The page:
McCarthy's The Road Coming to Theaters

Before film production began on Cormac McCarthy's Pulitzer Prize winning novel, The Road, there must have been a rather interesting debate over the city that would provide a suitable backdrop for the desolate, ruined landcape so critical to the story. How does one decide between Detroit, Pittsburgh, Buffalo, or the many other crumbling post-industrial cities? Perhaps the final vote came down to abandoned coal mines versus abandoned auto plants, so as coal is a fossil itself, Pittsburgh won the crown. Viggo Mortensen and Charlize Theron will star in the film that is set to be released this November. Check out pictures of the upcoming movie, or borrow the book or the audiobook from the AADL before the film hits the theaters this fall.

Summertime, the living is easy

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"Summer parties are so easy: throw something on the grill, reach into the fridge for cold beverages and sides, call friends. But wait, it gets easier. Barbecue guru Steven Raichlen's Barbeque! Bible is available in a 10th anniversary edition this year, while newcomers to hosting will find everything they need to know in Party Basics for New Nesters, the latest book from Maria McBride, author of a series of wedding planning books".

And if you are a fan of the Foodnetwork and find yourself still watching those re-runs of HGTV programs, why not sign up for the Lifestyle newsletter from our new service - BookLetters.

Once a month, you will receive via email or RSS feed a list of the best new cookbooks, gardening guides, pet care manuals and more - from self-help and fitness to home decor, books designed to fit your active lifestyle and renew your spirit.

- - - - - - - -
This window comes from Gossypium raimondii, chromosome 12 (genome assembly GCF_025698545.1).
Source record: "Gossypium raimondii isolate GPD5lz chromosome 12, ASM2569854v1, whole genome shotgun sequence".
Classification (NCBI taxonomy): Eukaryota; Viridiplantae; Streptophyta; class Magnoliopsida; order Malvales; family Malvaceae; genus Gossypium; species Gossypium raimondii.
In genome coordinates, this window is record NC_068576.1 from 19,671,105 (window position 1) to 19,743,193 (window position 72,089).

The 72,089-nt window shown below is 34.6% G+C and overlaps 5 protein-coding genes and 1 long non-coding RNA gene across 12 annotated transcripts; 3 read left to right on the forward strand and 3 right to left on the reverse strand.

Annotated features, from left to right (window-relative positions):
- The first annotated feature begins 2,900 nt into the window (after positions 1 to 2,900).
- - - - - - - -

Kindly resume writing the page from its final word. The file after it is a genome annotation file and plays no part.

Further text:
He Lost Control

Ian Curtis, frontman for the seminal '70s New Wave band, Joy Division, committed suicide at age 23, just as his band was peaking in popularity and nearing their first tour in the United States. Despite being a gifted lyricist and an electric performer, Curtis was wracked by guilt and depression, the latter being exacerbated by periodic epileptic seizures. Control, released in theatres in 2007, is the taut and unflinching biopic of the lead singer, based on the biography by Deborah Curtis, his wife. Filmed in stark black and white, Anton Corbijn's debut film will satisfy dedicated fans of Joy Division, while intriguing those less familiar with the band to give their minimalist sound a first listen. The AADL owns copies of this film, its soundtrack, and several of Joy Division's finest albums.